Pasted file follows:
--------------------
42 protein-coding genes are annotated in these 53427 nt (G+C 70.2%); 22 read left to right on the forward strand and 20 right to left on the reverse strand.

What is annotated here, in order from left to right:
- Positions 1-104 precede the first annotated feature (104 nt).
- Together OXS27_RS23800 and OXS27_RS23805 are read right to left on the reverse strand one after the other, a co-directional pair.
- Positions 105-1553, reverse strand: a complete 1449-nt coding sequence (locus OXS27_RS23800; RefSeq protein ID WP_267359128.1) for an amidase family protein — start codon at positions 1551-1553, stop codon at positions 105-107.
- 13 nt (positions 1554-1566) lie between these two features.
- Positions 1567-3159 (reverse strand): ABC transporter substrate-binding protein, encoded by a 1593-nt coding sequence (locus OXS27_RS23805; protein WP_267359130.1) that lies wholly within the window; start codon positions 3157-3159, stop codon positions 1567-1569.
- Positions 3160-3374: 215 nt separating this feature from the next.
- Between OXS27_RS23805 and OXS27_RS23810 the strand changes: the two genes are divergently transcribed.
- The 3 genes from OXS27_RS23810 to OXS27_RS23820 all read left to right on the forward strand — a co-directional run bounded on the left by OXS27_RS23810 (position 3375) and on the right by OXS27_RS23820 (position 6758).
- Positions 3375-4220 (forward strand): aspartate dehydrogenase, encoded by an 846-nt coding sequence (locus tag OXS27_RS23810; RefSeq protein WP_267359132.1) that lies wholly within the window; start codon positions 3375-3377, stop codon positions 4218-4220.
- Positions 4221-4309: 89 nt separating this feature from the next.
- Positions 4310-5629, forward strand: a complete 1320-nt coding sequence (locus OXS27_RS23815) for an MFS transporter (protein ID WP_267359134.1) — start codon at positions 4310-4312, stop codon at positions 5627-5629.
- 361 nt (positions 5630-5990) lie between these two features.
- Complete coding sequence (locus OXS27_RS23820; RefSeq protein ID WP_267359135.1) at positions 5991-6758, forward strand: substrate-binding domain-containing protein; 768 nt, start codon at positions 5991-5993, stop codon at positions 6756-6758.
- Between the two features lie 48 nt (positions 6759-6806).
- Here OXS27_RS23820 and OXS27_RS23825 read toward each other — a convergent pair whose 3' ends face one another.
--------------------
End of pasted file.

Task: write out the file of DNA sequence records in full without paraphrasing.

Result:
42 protein-coding genes are annotated in these 53427 nt (G+C 70.2%); 22 read left to right on the forward strand and 20 right to left on the reverse strand.

What is annotated here, in order from left to right:
- Positions 1-104 precede the first annotated feature (104 nt).
- Together OXS27_RS23800 and OXS27_RS23805 are read right to left on the reverse strand one after the other, a co-directional pair.
- Positions 105-1553, reverse strand: a complete 1449-nt coding sequence (locus OXS27_RS23800; RefSeq protein ID WP_267359128.1) for an amidase family protein — start codon at positions 1551-1553, stop codon at positions 105-107.
- 13 nt (positions 1554-1566) lie between these two features.
- Positions 1567-3159 (reverse strand): ABC transporter substrate-binding protein, encoded by a 1593-nt coding sequence (locus OXS27_RS23805; protein WP_267359130.1) that lies wholly within the window; start codon positions 3157-3159, stop codon positions 1567-1569.
- Positions 3160-3374: 215 nt separating this feature from the next.
- Between OXS27_RS23805 and OXS27_RS23810 the strand changes: the two genes are divergently transcribed.
- The 3 genes from OXS27_RS23810 to OXS27_RS23820 all read left to right on the forward strand — a co-directional run bounded on the left by OXS27_RS23810 (position 3375) and on the right by OXS27_RS23820 (position 6758).
- Positions 3375-4220 (forward strand): aspartate dehydrogenase, encoded by an 846-nt coding sequence (locus tag OXS27_RS23810; RefSeq protein WP_267359132.1) that lies wholly within the window; start codon positions 3375-3377, stop codon positions 4218-4220.
- Positions 4221-4309: 89 nt separating this feature from the next.
- Positions 4310-5629, forward strand: a complete 1320-nt coding sequence (locus OXS27_RS23815) for an MFS transporter (protein ID WP_267359134.1) — start codon at positions 4310-4312, stop codon at positions 5627-5629.
- 361 nt (positions 5630-5990) lie between these two features.
- Complete coding sequence (locus OXS27_RS23820; RefSeq protein ID WP_267359135.1) at positions 5991-6758, forward strand: substrate-binding domain-containing protein; 768 nt, start codon at positions 5991-5993, stop codon at positions 6756-6758.
- Between the two features lie 48 nt (positions 6759-6806).
- Here OXS27_RS23820 and OXS27_RS23825 read toward each other — a convergent pair whose 3' ends face one another.